The parties also dispute whether Defendant’s “lean” representations on the protein powder labels were material. Plaintiffs rely on Dr. Howlett’s opinion that “fat level of Lean Muscle Milk Products is material.” (Howlett Report at 8; see also Howlett Depo. at 37, 42-43.) In this regard, Dr. Howlett’s opinion was focused on the “Lean Lipids” representation on the product labels. (Howlett Depo. at 42-43, 79.) She based her materiality opinion on Defendant’s marketing research which stated that weight loss management was important to consumers. (Howlett Report at 8 (citing Ex. O at 34303); Howlett Depo. at 38, 42-43.)

Defendant criticizes this basis because the document considered by Dr. Howlett does not reference “Lean Lipids” and addresses a whole category of protein products on the market, not only Muscle Milk products. (Doc. no. 170-1 at 46.) This argument is rejected. Defendant’s research concluded that weight loss management was important to consumers. (See, e.g., Ex. O at 34303.) It is therefore not a stretch to opine that consumers find fat content representations material. It is undisputed that “Lean Lipids” refers to the fat in Defendant’s product. Defendant’s motion to exclude Dr. Howlett’s materiality opinion regarding “Lean Lipids” representation is denied.

In addition to attacking the admissibility of Dr. Howlett’s opinion, Defendant relies on Dr. Dhar’s report. (Doc. no. 170-1 at 46.) Based on a consumer survey, Dr. Dhar opined that the “lean” statements on the labels did not have an impact on the purchase decision. (Dhar Report at 15-17.)

In response, in addition to Dr. Howlett’s report, Plaintiffs point to Defendant’s marketing research showing that a significant portions of consumers purchase protein powder for weight loss and weight management. (See, e.g., Ex. M. at 34847-48; Ex. N. at 34911.) They do not address Dr. Dhar’s report, however, other than to dismiss it in a summary fashion outlined in the context of L-glutamine representations above. As noted, where both sides have come forward with admissible evidence of materiality, which appears to be evenly balanced, this is insufficient for Plaintiffs to meet their burden of showing, for purposes of class certification, that the “lean” representations were material.

For the foregoing reasons, Defendant’s motion to exclude Dr. Howlett’s opinion is granted insofar as she opined that the L-glutamine representations were material. This opinion is excluded for purposes of the pending class certification motion only. Defendant’s Daubertmotion is denied in all other respects. Plaintiffs failed to meet their burden, with respect to the CLRA claim only, that the L-glutamine and “lean” representations were material, and that causation can be proved on a class-wide basis. This precludes certification of the CLRA claim to the extent it is based on L-glutamine and “lean” statements on protein powder labels.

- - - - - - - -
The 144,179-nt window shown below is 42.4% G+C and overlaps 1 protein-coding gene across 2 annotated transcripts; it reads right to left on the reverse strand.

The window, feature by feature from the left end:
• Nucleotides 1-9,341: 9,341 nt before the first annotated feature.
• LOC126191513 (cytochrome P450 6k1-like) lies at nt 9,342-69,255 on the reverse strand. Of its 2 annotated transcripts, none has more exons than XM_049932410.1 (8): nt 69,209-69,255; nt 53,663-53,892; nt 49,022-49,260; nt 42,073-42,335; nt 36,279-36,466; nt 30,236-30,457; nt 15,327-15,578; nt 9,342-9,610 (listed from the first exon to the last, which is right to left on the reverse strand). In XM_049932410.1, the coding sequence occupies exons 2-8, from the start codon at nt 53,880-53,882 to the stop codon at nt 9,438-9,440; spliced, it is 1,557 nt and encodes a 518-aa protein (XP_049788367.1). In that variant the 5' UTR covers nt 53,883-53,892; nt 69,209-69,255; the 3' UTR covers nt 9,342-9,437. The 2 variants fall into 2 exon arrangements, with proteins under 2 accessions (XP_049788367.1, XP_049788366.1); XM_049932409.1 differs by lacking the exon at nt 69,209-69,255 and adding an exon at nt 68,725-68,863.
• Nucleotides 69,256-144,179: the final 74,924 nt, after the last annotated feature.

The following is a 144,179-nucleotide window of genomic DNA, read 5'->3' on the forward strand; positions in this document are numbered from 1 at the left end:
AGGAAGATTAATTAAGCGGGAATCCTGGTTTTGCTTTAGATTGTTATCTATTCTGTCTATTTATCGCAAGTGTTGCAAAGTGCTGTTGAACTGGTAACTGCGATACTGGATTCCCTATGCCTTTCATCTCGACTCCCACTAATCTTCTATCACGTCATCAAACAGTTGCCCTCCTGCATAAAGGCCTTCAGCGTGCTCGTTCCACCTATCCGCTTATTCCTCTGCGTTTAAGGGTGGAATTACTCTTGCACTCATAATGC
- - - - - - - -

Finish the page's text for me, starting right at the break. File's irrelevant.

iii. Class Member Injury — Protein Content Statements on Protein Shake Labels

With respect to the protein shakes, Defendant argues that Plaintiffs cannot meet the predominance requirement because they “failed to offer any common evidence of injury,” and because the parties would have to test each batch and bottle of the many formulations of protein shakes. (Doc. no. 170-1 at 49.) Individual proof of injury is not required for the class members to prevail on the UCL and FAL claims; however, it is required for the CLRA claim. Steroid Prod. Cases, 181 Cal. App. 4th at 155.

Defendant also argues that Plaintiffs used invalid methodology to test the protein content of the shakes. (Doc. no. 170-1 at 48-49.) Alternatively, it argues that protein content was not uniformly overstated, because in some instances it was accurately stated and in others it was actually greater than stated. (Id. at 49.) These arguments go to the issue whether Plaintiffs can prove deceptiveness of the protein content statement. As previously discussed, regardless of Plaintiffs’ success or failure on this issue, the result applies to the class as a whole.11 See Tobacco II Cases, 46 Cal.4th at 312 (“members of the public are likely to be deceived”); see also Chapman, 220 Cal. App. 4th at 226 (not necessary to prove actual falsity). As the issue does not preclude class certification, it need not, and should not, be decided at this stage. See Amgen, 568 U.S at 466.